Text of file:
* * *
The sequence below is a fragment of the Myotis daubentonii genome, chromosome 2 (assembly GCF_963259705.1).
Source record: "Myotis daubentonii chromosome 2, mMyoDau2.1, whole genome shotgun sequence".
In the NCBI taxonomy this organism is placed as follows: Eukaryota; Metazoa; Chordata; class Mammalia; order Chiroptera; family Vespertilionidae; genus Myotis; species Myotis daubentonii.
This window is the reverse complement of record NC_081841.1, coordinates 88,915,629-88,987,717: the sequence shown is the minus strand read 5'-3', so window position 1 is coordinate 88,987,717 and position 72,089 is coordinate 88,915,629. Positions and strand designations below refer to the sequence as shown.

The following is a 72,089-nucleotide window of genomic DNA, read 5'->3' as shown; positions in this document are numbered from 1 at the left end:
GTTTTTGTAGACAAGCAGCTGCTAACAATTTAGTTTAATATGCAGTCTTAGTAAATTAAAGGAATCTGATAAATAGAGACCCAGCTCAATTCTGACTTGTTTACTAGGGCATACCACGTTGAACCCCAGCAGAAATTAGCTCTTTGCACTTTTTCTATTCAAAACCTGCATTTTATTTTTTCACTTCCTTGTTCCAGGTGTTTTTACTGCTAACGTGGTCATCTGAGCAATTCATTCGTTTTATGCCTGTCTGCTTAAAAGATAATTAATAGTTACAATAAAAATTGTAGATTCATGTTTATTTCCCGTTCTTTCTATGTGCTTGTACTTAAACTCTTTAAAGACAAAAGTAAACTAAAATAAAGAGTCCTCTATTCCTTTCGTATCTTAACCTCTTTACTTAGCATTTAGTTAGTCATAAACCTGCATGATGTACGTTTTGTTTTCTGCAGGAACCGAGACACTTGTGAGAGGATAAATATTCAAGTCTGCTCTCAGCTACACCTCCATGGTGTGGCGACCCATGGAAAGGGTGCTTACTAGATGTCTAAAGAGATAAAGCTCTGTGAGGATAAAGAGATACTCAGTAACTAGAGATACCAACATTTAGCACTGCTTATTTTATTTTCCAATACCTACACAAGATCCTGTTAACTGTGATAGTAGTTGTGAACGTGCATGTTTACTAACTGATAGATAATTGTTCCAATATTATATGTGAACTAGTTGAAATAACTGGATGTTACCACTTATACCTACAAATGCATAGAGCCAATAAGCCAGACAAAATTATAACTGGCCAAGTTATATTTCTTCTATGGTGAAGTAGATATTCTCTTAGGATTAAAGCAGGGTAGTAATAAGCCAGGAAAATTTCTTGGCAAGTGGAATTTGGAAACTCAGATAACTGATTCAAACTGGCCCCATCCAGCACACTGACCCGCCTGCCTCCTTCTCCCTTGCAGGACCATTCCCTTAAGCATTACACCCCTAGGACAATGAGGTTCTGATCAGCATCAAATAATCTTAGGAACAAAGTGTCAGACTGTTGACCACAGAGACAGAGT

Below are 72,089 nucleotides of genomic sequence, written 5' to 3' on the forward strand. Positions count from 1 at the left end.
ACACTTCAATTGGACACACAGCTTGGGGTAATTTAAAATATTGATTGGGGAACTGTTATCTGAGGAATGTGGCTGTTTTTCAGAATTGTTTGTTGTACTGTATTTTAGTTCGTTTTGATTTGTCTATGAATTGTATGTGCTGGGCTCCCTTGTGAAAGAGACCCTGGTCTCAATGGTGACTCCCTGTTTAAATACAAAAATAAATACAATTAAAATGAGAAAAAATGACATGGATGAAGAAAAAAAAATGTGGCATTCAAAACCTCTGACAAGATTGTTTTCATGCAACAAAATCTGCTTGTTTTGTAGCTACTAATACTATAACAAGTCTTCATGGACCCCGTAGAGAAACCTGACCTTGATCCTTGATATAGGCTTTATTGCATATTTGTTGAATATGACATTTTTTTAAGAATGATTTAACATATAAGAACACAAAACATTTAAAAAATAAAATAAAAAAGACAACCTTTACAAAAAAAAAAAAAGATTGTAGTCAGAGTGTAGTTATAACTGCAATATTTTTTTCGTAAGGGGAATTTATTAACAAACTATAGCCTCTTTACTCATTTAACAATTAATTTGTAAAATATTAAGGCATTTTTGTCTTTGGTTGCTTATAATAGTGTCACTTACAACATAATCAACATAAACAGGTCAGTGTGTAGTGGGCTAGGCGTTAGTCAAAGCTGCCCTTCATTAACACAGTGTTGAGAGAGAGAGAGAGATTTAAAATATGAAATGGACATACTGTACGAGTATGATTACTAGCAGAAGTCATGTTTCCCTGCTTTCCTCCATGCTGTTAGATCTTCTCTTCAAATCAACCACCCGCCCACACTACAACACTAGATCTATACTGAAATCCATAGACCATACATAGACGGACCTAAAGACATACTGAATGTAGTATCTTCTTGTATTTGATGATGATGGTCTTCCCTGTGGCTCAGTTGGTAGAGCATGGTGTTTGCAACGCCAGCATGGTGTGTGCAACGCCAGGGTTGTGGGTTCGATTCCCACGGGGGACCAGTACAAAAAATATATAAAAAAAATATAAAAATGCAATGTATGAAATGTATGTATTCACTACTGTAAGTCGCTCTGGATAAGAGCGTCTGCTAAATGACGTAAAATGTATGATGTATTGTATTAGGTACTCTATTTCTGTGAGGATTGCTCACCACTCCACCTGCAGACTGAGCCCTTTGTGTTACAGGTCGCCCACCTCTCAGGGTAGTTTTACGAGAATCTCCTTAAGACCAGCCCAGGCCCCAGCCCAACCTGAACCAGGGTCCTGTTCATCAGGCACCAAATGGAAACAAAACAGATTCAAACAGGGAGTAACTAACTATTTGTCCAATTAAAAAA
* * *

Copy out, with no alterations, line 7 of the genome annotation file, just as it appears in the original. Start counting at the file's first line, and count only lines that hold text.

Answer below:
Below are 72,089 nucleotides of genomic sequence, written 5' to 3' on the forward strand. Positions count from 1 at the left end.